Let’s also consider the calendar.

We’re just a little than four months away from the time that Gannett can next formally challenge the Tronc board.

Throughout this arduous process, I’ve pointed out the so-far fatal flaw in Gannett’s campaign to buy the company. It missed the deadline to file its own then Tribune Publishing directors slate, and that missed deadline has prolonged this drama.

By the beginning of February, and within the 30 days thereafter, Gannett can offer up its own alternative slate of more general shareholder-friendly directors, who could then negotiate a sale in the best financial interests of investors. The vote on board directors would occur next June.

Gannett missed the 2015 deadline to that and had its small army of strategic p.r. firms do a work-around. While it couldn’t nominate its own slate, it urged a “no” vote on Ferro’s slate and saw a strong protest vote. That protest vote, though, didn’t prevent Ferro’s board from election, and thus lost Gannett what may be as much as a year in winning the company.

Dickey, then, may now be telling Ferro he can walk away, prompting a Tronc share sell-off. And then lay out what should be obvious: that will add pressure on Ferro, at which point Gannett can return with a lower offer some time before that June, 2017 board election. At that point, Ferro could well be out of options, with jilted shareholders then able to force a new Tronc board to negotiate a sale.

While the media world has focused on media circus that Ferro’s half-year tenure has newly brought to Tribune papers, Gannett has its own issues.
Certainly, the price that Gannett would pay for Tronc is significantly more than it had originally penciled out as it weighed price and consolidation-driven savings. As it tries to finalize the buy, it has seen trouble on two fronts.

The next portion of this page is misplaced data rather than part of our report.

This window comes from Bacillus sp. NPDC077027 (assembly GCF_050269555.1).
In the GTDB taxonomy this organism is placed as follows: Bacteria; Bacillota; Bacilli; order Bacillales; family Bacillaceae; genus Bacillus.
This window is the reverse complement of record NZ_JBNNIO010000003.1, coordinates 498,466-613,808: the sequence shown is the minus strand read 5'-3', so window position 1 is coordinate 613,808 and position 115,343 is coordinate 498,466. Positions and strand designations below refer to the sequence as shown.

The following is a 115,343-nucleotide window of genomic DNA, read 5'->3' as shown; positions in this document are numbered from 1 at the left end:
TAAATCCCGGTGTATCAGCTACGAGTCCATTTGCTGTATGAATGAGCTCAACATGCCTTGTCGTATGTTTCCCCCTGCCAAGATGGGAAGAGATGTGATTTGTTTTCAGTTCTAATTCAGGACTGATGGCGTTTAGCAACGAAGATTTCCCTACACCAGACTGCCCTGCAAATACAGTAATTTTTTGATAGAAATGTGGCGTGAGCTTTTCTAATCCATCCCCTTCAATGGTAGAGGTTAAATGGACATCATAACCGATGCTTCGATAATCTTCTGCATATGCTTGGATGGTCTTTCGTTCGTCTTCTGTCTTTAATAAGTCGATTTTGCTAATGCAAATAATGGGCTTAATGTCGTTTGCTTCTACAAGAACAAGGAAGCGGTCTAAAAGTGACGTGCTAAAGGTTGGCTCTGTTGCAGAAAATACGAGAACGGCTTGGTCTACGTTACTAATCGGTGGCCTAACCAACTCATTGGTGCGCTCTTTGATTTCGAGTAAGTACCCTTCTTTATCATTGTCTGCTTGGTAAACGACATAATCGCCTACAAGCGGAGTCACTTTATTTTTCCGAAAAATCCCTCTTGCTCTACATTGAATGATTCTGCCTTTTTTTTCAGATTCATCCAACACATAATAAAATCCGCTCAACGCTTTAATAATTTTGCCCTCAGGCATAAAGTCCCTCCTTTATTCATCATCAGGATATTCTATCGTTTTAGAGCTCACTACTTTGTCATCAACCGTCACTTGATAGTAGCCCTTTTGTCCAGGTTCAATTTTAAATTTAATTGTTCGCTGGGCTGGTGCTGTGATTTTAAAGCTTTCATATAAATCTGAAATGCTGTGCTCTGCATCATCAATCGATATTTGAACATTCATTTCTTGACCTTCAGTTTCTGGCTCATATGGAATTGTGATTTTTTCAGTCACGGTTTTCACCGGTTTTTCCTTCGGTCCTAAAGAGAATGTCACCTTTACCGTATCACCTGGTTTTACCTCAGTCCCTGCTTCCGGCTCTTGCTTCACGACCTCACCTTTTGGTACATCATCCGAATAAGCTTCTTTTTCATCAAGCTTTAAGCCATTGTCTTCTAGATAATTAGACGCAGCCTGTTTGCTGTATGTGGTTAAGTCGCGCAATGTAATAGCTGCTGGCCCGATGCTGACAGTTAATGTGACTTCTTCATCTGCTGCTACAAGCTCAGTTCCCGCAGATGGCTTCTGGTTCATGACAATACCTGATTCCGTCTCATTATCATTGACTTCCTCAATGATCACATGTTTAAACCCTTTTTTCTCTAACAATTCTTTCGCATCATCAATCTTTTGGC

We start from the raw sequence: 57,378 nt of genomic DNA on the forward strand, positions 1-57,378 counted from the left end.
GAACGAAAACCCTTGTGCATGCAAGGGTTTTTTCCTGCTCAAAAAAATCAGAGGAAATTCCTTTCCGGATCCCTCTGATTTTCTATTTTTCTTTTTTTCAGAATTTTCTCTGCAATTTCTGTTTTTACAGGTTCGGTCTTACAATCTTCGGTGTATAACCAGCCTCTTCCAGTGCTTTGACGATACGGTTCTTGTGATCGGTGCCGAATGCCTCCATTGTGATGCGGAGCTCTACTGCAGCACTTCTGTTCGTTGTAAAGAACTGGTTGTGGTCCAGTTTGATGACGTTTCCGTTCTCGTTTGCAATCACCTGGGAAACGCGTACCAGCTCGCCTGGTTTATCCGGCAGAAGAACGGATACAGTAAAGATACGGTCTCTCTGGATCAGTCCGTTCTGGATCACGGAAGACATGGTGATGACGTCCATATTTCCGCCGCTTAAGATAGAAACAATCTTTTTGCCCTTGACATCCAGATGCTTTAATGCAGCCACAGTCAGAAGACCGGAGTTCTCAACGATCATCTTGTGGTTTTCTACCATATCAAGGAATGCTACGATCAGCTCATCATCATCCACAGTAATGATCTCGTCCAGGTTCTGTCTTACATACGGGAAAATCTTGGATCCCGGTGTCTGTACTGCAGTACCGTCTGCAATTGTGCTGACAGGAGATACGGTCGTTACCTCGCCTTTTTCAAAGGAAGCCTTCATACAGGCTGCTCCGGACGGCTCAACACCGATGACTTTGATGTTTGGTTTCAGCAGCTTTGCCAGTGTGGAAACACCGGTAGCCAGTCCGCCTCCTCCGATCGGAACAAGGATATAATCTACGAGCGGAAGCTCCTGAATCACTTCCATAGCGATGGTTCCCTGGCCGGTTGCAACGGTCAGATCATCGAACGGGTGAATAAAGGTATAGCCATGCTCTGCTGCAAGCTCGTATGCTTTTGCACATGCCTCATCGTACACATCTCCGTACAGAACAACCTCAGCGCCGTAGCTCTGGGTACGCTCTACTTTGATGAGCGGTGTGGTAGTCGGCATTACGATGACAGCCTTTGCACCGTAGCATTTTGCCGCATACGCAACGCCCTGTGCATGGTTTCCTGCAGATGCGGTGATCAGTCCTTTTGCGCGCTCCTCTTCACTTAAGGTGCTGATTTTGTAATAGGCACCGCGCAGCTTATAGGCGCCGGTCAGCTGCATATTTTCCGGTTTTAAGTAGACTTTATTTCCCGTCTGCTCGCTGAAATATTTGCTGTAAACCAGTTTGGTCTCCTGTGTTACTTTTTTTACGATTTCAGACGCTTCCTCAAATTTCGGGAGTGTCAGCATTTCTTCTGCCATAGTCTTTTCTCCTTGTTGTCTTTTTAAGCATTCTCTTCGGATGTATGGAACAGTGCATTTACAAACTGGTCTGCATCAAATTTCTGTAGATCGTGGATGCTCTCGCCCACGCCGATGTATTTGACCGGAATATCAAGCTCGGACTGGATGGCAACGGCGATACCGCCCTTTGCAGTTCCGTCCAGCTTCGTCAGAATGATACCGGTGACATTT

There’s that big 36 percent drop in share price to be sure, as the overall market hit all-time highs. Gannett’s long-time position as darling of the newspaper sector is now less dear. Despite being given a quite favorable balance sheet, as mothership Gannett split into two companies two years ago, its resources are now constrained.

A Tronc buy requires increasing Gannett debt. While company executives continue to believe that the vast short-term savings of combining the two companies’ operations justifies the buy – even at sub-$20 levels – Gannett is beginning to push up to the limits of what its finances can allow. . Even the financiers most sanguine about Gannett and its historical operating management chops have begun to doubt that the newspaper sector – no matter how consolidated – is a sector worth taking more chances on.

Let’s also add in how poor the operating performance of Gannett and Tronc, and their brethren, has lately been, quarter-to-quarter

One last point for all to ponder here. While Gannett still believes the added earnings from a Tronc deal justifies even the $19 price point, there’s no doubt it knows it will have to work harder to make the purchase pay out. That means even more focus on cost-cutting in every way possible, from all the national consolidation to the news staffing levels at the Tribune papers. That’s just of many journalism questions, and community service questions here, questions that have largely gotten lost in the shuffle so far.

We do see the question, though, of news funding running quietly through this process. Just last week, the federal Consumer Financial Protection Bureau levied its largest fine in its short history. Wells Fargo paid $185 million for a slew of bad deeds. It was the L.A. Times’ revelations that led to that fine – and whatever consumer protection it offers.

Investigative journalism watchers were further buoyed as Gannett, announced the hiring of Chris Davis. Davis, a highly regarded, multiple Pulitzer-prize winning investigative editor, took on a new job as vice president of investigative journalism at the USA Today Network, Gannett’s new moniker for its network of newspapers.

That move indicates a new seriousness for Gannett. The company’s papers have done much distinguished work over the years, but the company overall has never been considered a model of investigative reporting. If Gannett does end winning the L.A. Times, Chicago Tribune and Baltimore Sun, among the nine dailies, that’s what most important here: What does the next generation of Gannett’s journalism look like?